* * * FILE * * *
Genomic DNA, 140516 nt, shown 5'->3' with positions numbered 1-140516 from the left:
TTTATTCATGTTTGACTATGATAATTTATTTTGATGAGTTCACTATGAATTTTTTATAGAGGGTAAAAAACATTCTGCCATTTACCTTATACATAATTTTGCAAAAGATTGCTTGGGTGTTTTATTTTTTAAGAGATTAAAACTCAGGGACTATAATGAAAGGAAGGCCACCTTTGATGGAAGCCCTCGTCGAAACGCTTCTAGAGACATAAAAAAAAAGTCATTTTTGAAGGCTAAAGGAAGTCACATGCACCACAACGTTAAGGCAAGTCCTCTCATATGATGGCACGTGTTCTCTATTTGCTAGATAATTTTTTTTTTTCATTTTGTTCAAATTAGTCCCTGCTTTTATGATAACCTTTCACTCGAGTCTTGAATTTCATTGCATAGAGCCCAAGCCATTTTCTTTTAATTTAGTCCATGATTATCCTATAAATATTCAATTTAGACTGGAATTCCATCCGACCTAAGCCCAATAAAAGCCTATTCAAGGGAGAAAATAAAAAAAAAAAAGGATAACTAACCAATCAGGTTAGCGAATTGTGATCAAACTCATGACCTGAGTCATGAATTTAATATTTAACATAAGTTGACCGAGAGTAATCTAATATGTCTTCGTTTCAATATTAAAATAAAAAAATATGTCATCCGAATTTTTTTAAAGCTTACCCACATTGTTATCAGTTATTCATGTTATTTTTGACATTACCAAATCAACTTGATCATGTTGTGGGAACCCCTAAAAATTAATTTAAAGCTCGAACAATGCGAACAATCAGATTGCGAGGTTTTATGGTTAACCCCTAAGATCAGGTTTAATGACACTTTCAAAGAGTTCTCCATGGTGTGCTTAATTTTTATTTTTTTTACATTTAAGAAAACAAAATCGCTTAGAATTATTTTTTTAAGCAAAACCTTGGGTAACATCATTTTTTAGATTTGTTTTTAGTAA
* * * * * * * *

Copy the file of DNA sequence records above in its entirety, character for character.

Genomic DNA, 140516 nt, shown 5'->3' with positions numbered 1-140516 from the left:
TTTATTCATGTTTGACTATGATAATTTATTTTGATGAGTTCACTATGAATTTTTTATAGAGGGTAAAAAACATTCTGCCATTTACCTTATACATAATTTTGCAAAAGATTGCTTGGGTGTTTTATTTTTTAAGAGATTAAAACTCAGGGACTATAATGAAAGGAAGGCCACCTTTGATGGAAGCCCTCGTCGAAACGCTTCTAGAGACATAAAAAAAAAGTCATTTTTGAAGGCTAAAGGAAGTCACATGCACCACAACGTTAAGGCAAGTCCTCTCATATGATGGCACGTGTTCTCTATTTGCTAGATAATTTTTTTTTTTCATTTTGTTCAAATTAGTCCCTGCTTTTATGATAACCTTTCACTCGAGTCTTGAATTTCATTGCATAGAGCCCAAGCCATTTTCTTTTAATTTAGTCCATGATTATCCTATAAATATTCAATTTAGACTGGAATTCCATCCGACCTAAGCCCAATAAAAGCCTATTCAAGGGAGAAAATAAAAAAAAAAAAGGATAACTAACCAATCAGGTTAGCGAATTGTGATCAAACTCATGACCTGAGTCATGAATTTAATATTTAACATAAGTTGACCGAGAGTAATCTAATATGTCTTCGTTTCAATATTAAAATAAAAAAATATGTCATCCGAATTTTTTTAAAGCTTACCCACATTGTTATCAGTTATTCATGTTATTTTTGACATTACCAAATCAACTTGATCATGTTGTGGGAACCCCTAAAAATTAATTTAAAGCTCGAACAATGCGAACAATCAGATTGCGAGGTTTTATGGTTAACCCCTAAGATCAGGTTTAATGACACTTTCAAAGAGTTCTCCATGGTGTGCTTAATTTTTATTTTTTTTACATTTAAGAAAACAAAATCGCTTAGAATTATTTTTTTAAGCAAAACCTTGGGTAACATCATTTTTTAGATTTGTTTTTAGTAA